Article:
Five Years After Fukushima, What Is It Really Doing To The Oceans?


Stephen Luntz

Stephen has a science degree with a major in physics, an arts degree with majors in English Literature and History and Philosophy of Science and a Graduate Diploma in Science Communication.

Freelance Writer

Fukushima on fire
The Fukushima daicii nuclear power planet after being hit by a tsunami. Despite ongoing leakage, radiation levels nearby are falling. Digital Globe. CC BY-SA 3.0 via wikimedia commons

Spend too much time in the wrong parts of the Internet and you'll find claims the Fukushima nuclear disaster is turning the entire Pacific Ocean into a dead zone. A review of the evidence collected presents a far more rosy picture, as long as you stay away from Fukushima harbor.

After the Tohoku tsunami struck Japan in March 2011, large amounts of radioactive material was vented from the Fukushima Daiichi nuclear reactors. Of this, 80 percent is thought to have fallen in the Pacific Ocean, while some of the material that fell on land was subsequently washed out to sea in heavy floods. Moreover, direct discharges from the plant to the ocean have added about a third of the original release.


The main source of radiation released by Fukushima is cesium-137, other radioactive isotopes were either too rare to pose a major threat from the start, or, like iodine-131, have such a short half-life they have ceased to be an issue. According to a paper published in the Annual Review of Marine Science, the amount released was similar to that released by the UK's Sellafield, so it would be strange indeed if it was having apocalyptic effects on a planetary scale. Moreover, the report notes this is about one-fiftieth of that released by all the atmospheric nuclear tests conducted in the mid-20th century combined and about one-fifth the amount released by the Chernobyl accident of 1986.

Most estimates place the cesium-137 released to equal 15 to 25 x 1015 Becquerel, (a Becquerel, Bq, is one nuclear decay per second) although the paper notes, “All of these estimates are limited by the shortage of vertical concentration profiles [measurements at depth] and spatial coverage,”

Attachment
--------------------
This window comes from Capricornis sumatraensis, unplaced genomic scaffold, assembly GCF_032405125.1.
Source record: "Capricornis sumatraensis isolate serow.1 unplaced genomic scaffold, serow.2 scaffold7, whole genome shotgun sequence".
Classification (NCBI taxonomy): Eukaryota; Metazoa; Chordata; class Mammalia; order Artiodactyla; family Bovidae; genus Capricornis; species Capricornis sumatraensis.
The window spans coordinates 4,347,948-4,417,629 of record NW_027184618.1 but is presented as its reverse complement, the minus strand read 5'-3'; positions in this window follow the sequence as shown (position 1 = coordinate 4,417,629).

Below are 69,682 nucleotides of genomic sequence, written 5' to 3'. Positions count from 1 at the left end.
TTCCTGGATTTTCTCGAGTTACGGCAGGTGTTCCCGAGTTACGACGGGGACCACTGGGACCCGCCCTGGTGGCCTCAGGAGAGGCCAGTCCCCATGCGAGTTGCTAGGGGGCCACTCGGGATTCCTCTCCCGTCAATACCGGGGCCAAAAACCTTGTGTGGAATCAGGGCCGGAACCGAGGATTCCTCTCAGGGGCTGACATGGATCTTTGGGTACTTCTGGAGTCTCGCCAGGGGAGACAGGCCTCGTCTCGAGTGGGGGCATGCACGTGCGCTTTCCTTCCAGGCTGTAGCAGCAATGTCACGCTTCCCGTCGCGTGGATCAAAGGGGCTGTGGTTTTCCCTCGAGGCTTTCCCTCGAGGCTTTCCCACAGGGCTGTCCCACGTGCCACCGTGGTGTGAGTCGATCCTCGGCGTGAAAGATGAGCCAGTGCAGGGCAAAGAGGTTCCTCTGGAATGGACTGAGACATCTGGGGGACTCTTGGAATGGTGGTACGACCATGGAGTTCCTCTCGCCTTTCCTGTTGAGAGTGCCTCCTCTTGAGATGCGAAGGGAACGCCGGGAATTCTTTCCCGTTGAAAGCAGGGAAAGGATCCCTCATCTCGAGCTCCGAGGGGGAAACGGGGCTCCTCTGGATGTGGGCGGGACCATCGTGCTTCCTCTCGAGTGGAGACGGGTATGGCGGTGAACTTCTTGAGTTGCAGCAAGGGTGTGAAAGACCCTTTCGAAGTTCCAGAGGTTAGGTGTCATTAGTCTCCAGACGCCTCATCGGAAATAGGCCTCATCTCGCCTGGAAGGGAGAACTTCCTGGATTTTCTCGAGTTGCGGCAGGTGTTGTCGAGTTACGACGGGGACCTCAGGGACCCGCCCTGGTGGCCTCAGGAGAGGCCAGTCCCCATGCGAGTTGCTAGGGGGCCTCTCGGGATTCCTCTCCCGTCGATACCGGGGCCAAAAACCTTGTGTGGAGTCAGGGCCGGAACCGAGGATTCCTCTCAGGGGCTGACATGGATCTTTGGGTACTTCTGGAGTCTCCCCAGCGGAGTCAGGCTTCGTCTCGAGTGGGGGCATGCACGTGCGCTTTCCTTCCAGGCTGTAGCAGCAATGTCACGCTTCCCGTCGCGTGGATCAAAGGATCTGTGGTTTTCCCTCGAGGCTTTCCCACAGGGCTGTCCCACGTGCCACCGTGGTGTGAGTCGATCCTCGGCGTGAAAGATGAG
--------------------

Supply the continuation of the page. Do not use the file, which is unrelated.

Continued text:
Seen the image supposedly of Fukushima's radiation, but actually of the height of the tsunami? Here is what is really happening. Buesseler et al/Annual Review of Marine Science

Such figures sound large, and indeed would be if the radiation was contained in a small area. However, the Pacific Ocean is enormous, and even with most of the effects concentrated in the area around Japan, the radiation has been greatly diluted. Measurements taken offshore from April to July 2011 observed a 50 percent decrease in cesium-137 at the ocean surface every seven days. Since cesium-137 has a 30-year half-life this reduction represents the radioactive atoms sinking or being dispersed, rather than decay.


In early April 2011, 68 million Becquerels per cubic meter was recorded not far offshore of the power plant, but this plunged by a factor of a thousand within a month. Despite continued leaks, radiation nearby has continued to fall as dispersion outpaces arrivals.

Cesium from Fukushima was first detected off the coast of Canada in June 2013. Measurements in the eastern Pacific are still rising, but the highest found so far – 10 Bq/m3 – remains far below levels considered unsafe.

Where things are serious is in the marine life off the coast of Japan. Sampling of fish and invertebrates has been done both by the Japanese authorities and some independent studies.

Prior to the disaster, Japan considered fish with radioactivity levels of more than 500 Becquerels per kilogram to be unsafe, but this was lowered to 100Bq/kg as a result of public concerns after the disaster. “In 2011 approximately half the fish sampled in coastal waters off Fukushima Prefecture had radiocesium levels above 100 Bq/kg,” the paper reports. By 2015 only 1 percent exceeded this level.


Nevertheless, fish caught within Fukushima harbor remain highly radioactive, which the authors attribute to a combination of cesium trapped in sediments on the harbor floor and continued leakage from the reactors.


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